Talkshow Thursday: Meet Jenny Fulton
Jenny: As a mother and an educator, I’ve read my share of alphabet books. Since my daughters have big imaginations and enjoy such fantasy creatures as unicorns, mermaids, and dragons, I thought it would be fun to write an ABC book that included those fantasy elements in a lighthearted, educational way.
LM: You’ve traveled abroad and taught in multiple settings. How did you decide to focus on Native American culture in the book?
Jenny: In short, because it’s part of who I am. I grew up in Kansas but am an enrolled member of the Navajo Nation. My great-grandpa was a Navajo medicine man, and my Grandma (Lillian) Litfin was an interpreter at Torreon Navajo Mission near Cuba, NM. I loved the reservation lands from the moment I first saw them and have equally enjoyed getting to know the Navajo people. I’ve always proud of that part of my heritage and it has been a joy to include it now in the books I write.
LM: How did you find your illustrator and what was it like to work with her?
LM: What was your process for writing the book, and how long did it take?
Jenny: This book went through several changes. I first wrote it in 2019 with a teacher giving a basic ‘A is for apple’ lesson and an imaginative girl picturing a wild fantasy-themed scenario. I submitted this version to agents, but though there were a couple who were initially interested, it wasn’t accepted anywhere. After I published Princess Lillian and Grandpa’s Goodbye in 2021, I came back to this manuscript, decided to put the older sister in the teacher’s place and show the girls imagining and interacting with their different personalities. I wrote the current version in a morning but spent a few months running it by critique partners and editors, and self-published it this year in June.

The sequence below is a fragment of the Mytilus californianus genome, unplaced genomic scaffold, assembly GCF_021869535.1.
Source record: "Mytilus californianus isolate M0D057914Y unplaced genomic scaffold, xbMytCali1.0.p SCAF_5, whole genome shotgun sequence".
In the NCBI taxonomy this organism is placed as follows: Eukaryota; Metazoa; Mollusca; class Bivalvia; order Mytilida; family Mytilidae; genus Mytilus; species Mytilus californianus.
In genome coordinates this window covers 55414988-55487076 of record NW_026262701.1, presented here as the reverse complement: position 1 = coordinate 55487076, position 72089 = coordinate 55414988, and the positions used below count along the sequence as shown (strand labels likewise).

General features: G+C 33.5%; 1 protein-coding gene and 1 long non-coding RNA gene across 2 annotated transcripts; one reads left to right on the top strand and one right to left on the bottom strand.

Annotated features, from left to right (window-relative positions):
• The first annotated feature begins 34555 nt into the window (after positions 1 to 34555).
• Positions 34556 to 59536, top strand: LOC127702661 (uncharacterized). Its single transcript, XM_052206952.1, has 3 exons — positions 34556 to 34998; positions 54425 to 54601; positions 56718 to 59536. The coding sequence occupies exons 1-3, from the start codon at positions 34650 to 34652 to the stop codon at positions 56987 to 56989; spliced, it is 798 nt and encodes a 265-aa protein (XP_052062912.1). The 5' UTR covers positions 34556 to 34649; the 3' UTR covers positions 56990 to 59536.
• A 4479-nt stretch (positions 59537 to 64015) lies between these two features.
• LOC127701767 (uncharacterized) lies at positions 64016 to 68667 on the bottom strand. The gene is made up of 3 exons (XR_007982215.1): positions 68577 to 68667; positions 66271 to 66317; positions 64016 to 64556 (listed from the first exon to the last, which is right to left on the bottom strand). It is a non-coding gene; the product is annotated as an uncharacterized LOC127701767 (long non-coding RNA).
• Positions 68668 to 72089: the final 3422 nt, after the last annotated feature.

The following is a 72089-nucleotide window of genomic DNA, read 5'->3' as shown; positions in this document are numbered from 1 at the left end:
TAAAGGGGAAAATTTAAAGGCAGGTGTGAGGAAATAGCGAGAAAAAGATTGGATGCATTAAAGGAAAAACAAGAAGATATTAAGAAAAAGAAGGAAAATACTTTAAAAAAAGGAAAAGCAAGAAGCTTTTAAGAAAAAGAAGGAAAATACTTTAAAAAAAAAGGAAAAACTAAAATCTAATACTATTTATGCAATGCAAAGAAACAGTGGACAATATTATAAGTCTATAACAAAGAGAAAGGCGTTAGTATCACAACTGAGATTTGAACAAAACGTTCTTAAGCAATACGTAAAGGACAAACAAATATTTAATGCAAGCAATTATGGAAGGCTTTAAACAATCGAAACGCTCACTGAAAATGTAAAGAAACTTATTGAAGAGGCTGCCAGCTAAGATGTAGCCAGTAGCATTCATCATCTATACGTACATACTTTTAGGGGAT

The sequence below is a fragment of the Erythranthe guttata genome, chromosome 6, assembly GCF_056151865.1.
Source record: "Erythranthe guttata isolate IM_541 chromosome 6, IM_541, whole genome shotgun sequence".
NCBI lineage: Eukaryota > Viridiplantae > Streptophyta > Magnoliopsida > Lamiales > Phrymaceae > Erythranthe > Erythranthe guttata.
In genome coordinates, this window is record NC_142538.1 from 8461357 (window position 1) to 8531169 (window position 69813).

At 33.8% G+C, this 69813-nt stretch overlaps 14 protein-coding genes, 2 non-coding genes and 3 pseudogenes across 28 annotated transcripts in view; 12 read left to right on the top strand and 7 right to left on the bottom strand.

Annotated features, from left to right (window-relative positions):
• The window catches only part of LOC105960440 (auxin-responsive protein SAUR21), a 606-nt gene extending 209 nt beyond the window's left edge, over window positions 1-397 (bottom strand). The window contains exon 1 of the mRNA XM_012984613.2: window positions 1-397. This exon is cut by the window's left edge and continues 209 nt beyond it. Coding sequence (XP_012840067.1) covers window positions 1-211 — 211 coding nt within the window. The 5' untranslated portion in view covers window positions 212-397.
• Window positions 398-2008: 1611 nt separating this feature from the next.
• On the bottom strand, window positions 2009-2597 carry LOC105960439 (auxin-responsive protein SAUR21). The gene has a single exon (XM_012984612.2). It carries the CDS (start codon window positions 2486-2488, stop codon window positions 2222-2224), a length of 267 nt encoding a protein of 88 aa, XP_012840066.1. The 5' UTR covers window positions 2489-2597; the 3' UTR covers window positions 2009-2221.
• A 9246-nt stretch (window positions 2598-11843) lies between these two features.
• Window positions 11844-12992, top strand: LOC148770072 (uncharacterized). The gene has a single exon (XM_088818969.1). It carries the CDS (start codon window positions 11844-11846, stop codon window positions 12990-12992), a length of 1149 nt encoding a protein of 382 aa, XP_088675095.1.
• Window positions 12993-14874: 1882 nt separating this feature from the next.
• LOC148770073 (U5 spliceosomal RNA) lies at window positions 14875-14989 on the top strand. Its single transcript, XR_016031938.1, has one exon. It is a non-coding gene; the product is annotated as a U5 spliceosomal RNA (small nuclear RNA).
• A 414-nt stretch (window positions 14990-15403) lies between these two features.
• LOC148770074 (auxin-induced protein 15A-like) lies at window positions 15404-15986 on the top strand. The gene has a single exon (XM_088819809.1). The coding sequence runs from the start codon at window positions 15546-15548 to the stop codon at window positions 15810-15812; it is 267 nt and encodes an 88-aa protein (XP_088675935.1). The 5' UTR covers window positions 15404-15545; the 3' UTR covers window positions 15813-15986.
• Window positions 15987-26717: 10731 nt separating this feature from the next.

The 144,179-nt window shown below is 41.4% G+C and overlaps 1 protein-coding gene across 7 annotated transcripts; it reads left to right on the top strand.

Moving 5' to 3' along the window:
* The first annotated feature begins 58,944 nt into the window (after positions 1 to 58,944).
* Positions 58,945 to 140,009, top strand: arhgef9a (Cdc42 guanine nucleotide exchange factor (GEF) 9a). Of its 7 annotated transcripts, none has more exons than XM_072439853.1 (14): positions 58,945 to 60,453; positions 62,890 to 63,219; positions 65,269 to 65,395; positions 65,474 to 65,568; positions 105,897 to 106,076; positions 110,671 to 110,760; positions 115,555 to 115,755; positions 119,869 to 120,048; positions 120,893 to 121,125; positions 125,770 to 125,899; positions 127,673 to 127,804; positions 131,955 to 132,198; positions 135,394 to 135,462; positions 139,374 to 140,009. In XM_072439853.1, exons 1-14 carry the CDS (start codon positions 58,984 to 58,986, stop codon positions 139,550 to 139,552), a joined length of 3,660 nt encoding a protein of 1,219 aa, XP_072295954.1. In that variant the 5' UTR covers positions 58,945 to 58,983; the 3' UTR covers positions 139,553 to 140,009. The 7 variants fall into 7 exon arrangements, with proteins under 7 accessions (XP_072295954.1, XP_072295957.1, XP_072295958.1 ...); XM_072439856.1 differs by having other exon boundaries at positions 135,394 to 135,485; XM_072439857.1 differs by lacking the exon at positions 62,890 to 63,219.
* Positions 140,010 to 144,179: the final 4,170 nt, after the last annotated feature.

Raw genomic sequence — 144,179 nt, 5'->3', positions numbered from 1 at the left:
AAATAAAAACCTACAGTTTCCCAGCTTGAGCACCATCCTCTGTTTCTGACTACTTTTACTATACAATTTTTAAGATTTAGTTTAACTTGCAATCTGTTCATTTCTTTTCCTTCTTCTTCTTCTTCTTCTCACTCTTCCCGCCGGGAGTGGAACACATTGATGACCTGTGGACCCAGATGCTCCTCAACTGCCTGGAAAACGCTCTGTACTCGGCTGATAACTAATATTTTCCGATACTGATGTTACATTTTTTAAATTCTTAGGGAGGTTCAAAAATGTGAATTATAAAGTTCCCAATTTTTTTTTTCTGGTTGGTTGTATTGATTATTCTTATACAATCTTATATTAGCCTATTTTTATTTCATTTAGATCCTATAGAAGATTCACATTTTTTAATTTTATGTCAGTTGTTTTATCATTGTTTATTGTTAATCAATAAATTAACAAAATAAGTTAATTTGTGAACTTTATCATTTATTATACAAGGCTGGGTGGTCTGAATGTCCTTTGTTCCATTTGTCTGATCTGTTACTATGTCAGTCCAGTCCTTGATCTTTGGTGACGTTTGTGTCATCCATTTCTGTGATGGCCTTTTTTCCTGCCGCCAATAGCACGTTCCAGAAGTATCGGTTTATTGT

LM: What was your favorite childhood book and why?
Jenny: Too many favorites! But since this is about my picture book, the two picture books I enjoyed and remember the most from my childhood are The Girl Who Loved Wild Horses by Paul Goble and Mufaro’s Beautiful Daughters by John Steptoe. For both books, I loved the different ethnicities presented and the folktale, fanciful/magical feel they had. I also enjoyed the Cinderella-style lesson in Mufaro’s Beautiful Daughters.
LM: What one piece of advice would you give to fledgling writers?
Jenny: Learn what you can about the art and mechanics of writing, but keep your own voice and write from your heart.
Jenny: I have a Bible Study on 1 Corinthians that is in the publishing process with a traditional publisher, am working on my next picture book with the same characters, and on a Navajo mystery novel with another author.
Linda: Where can folks connect with you?
Jenny: Website: https://heart-soul-mind.org/
About A Princesses' Guide to the Alphabet
“D is for dancing dragons,” Lillian declared.
Zoe drenched diamond duchesses.
Filled with such fairy-tale favorites as dragons, elves, fairies, mermaids, and unicorns, this book provides an entertaining way to introduce the letters of the alphabet, identify their sounds, build vocabulary, and discuss other language arts skills.
It is a well-known fact that not all princesses are the same. While Lillian is a gentle, daydreamy Navajo one, little sister Zoe is of the rough-n-tumble warrior variety. As the day progresses, their perspectives produce distance, conflict, and unity.
Great for Educators!
This book teaches children much more than the A-B-Cs.
In addition to letter and sound recognition that includes multiple vowel sounds, this book can be used to teach:
- Alliteration (Zoe magnetized moon mermaids.)
- Characters and Personalities (How are Lillian and Zoe different and alike?)
- Dialogue Tags and Punctuation (“A is for awkward aerial acrobats,” announced Lillian.)
- Grammar (nouns, verbs, and adjectives)
- Vocabulary (aerial, frolicked, quelled...)
- Active Voice: vs. Passive Voice (Zoe drenched... vs. “D is for…”) Go to heart-soul-mind.org to download free lesson plans.
Purchase Link: http://www.amazon.com/dp/B09RQCHMDN